Bob carefully challenged us, us many Salvation Army folks, to consider the short-term help but long-lasting disempowerment which charity alone brings to persons, families, and communities.  He shared stories and illustrations of well intended initial attempts to serve during his first years of ministry in inner city Atlanta.  He and his fellow workers discovered that giving did not address the root of need.  As a result they have to a large degree given up on giving, at least the kind of giving which diminishes the person helped.

The problem with one-way giving is that it progressively disempowers.  One person receives, there is not provided a way for that person to reciprocate.  This is not healthy.  The one who always receives cannot become what God intended them to become, they do not enter into full life, they are denied the opportunity to care for others in tangible ways.

Bob shared how their Christmas Adopt A Family program, food pantry, and clothes closet were transformed as they figured out ways to empower people, not merely provide toys, pass out food and clothes.  The food pantry became several food co-ops, and then led to a soul food restaurant now in its 28th year across from the Atlanta Braves’ field.

Bob Lupton’s words were inspiring, and sobering to realize that people who work with people need to, and can, examine what are we really accomplishing in helping others.  Are we somehow diminishing the one we are trying to help?  What can we do to act in such a way that people are brought to full value?  “I came that they may have life, and have it abundantly.”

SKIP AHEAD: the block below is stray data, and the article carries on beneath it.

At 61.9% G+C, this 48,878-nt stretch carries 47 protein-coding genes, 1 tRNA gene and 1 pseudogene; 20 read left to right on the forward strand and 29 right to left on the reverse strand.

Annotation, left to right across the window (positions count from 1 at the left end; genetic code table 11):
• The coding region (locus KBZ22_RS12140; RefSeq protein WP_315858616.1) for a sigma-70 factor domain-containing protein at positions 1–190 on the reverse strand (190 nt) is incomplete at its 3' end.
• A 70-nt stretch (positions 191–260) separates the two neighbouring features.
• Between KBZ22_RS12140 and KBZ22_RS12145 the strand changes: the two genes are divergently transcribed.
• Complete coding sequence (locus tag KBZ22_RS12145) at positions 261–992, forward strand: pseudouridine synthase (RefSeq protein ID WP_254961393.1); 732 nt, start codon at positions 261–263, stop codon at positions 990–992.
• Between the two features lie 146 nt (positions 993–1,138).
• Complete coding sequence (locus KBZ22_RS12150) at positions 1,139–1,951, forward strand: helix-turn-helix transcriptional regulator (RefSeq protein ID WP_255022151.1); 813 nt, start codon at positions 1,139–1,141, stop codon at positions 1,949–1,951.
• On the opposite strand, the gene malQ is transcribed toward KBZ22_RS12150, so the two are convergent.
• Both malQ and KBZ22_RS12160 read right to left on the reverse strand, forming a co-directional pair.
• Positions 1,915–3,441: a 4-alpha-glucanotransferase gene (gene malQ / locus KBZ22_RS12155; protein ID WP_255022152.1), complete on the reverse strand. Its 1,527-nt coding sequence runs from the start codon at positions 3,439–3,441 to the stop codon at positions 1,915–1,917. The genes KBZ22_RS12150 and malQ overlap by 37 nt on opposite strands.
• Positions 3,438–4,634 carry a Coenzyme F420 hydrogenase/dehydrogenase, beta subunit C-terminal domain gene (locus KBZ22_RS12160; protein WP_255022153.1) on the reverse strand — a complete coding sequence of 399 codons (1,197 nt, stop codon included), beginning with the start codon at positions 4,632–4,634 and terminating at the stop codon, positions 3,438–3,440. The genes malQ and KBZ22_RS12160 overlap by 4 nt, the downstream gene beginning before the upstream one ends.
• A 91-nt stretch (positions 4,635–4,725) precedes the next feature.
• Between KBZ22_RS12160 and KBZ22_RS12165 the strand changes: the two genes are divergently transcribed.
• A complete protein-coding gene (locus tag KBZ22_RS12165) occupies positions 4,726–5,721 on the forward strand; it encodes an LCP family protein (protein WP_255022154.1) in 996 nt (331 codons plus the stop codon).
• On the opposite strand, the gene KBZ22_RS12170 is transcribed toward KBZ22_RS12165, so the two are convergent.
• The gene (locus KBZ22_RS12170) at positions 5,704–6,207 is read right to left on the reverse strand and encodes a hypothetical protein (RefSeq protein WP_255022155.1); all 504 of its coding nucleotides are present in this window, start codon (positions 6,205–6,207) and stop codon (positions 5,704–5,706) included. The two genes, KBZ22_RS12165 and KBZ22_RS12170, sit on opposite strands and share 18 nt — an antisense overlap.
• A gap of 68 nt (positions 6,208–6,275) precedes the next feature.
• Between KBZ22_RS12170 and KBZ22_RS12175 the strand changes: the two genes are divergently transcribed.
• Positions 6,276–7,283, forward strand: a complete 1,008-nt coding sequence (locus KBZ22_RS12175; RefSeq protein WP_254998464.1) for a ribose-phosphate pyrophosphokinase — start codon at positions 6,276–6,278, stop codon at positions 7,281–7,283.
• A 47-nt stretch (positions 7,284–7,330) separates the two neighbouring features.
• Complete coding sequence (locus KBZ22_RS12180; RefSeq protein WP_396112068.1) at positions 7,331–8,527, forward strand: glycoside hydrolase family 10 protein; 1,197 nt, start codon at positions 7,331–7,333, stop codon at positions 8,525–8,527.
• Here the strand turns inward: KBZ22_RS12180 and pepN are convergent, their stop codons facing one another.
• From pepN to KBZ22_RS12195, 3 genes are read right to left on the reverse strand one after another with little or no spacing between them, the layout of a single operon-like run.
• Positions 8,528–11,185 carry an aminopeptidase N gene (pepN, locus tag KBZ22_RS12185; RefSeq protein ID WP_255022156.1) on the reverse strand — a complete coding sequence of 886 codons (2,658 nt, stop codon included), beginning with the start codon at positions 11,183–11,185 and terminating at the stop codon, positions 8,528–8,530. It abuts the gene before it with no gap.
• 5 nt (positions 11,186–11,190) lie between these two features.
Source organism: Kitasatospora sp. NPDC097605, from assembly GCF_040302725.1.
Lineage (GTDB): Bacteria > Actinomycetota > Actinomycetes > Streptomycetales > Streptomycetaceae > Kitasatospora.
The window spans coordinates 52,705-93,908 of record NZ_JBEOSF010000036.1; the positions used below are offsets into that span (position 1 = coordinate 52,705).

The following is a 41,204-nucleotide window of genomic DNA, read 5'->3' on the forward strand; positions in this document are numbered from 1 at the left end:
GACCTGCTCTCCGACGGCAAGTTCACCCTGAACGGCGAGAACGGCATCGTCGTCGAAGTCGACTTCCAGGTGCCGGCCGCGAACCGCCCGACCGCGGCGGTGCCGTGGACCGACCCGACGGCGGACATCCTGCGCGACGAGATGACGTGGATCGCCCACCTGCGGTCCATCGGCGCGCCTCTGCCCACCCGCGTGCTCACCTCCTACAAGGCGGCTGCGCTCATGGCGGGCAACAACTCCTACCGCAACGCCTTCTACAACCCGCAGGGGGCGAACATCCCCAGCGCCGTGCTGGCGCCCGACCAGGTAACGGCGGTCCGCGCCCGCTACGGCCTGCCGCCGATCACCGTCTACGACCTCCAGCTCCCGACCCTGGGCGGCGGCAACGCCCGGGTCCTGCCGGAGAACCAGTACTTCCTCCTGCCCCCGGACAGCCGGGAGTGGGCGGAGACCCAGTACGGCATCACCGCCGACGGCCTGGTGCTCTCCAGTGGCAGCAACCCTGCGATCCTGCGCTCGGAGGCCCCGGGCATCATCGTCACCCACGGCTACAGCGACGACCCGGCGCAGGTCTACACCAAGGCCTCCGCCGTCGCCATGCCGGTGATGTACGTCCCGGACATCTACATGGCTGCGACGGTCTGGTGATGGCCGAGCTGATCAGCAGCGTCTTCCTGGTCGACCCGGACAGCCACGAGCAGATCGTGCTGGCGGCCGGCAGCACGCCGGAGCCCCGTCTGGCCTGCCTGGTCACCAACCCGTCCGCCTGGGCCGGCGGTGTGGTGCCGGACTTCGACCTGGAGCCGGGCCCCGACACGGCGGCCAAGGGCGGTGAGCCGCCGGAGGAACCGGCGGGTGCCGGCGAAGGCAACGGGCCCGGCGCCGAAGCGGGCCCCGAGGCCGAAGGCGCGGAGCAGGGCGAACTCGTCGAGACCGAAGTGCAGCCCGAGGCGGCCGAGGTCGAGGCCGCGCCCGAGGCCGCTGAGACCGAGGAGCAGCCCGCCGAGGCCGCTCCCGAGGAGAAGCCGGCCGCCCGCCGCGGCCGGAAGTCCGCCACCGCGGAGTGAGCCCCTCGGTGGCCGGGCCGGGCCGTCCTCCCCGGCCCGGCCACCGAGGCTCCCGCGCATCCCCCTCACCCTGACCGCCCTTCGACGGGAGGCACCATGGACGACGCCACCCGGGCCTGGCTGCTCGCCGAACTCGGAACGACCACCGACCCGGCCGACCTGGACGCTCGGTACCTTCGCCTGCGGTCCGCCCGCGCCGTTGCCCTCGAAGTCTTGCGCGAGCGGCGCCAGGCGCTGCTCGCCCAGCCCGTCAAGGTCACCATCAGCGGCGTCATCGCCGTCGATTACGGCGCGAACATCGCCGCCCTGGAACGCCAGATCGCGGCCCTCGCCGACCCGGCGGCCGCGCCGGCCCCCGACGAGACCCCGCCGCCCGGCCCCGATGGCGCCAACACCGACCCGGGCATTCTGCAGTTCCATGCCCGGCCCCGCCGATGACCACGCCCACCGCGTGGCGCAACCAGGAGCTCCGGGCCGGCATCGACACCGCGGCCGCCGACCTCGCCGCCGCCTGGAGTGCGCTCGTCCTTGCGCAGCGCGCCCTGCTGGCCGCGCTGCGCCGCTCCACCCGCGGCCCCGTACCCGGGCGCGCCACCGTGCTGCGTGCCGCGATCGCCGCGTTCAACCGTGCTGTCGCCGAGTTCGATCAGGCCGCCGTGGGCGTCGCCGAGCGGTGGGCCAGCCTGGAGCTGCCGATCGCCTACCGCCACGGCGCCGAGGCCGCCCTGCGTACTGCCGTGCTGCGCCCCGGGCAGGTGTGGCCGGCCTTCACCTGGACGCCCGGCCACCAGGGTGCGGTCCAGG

Check out Focused Community Strategies (FCS), founded by Bob Lupton almost 40 years ago.

After tonight’s first session of the Urban Forum, I talked with Roy Horton of North Toronto.

Roy is responsible for his corps’ community services, of which a major part is a daily hot meal offered to whoever walks in the door.  It’s a program like so many of our Salvation Army programs that serve people who are in need, something we are not too bad at.  But tonight’s message from Bob Lupton challenged Roy, who mused that it might be a real stretch for us in the Army to move toward community development from our primarily service based approach.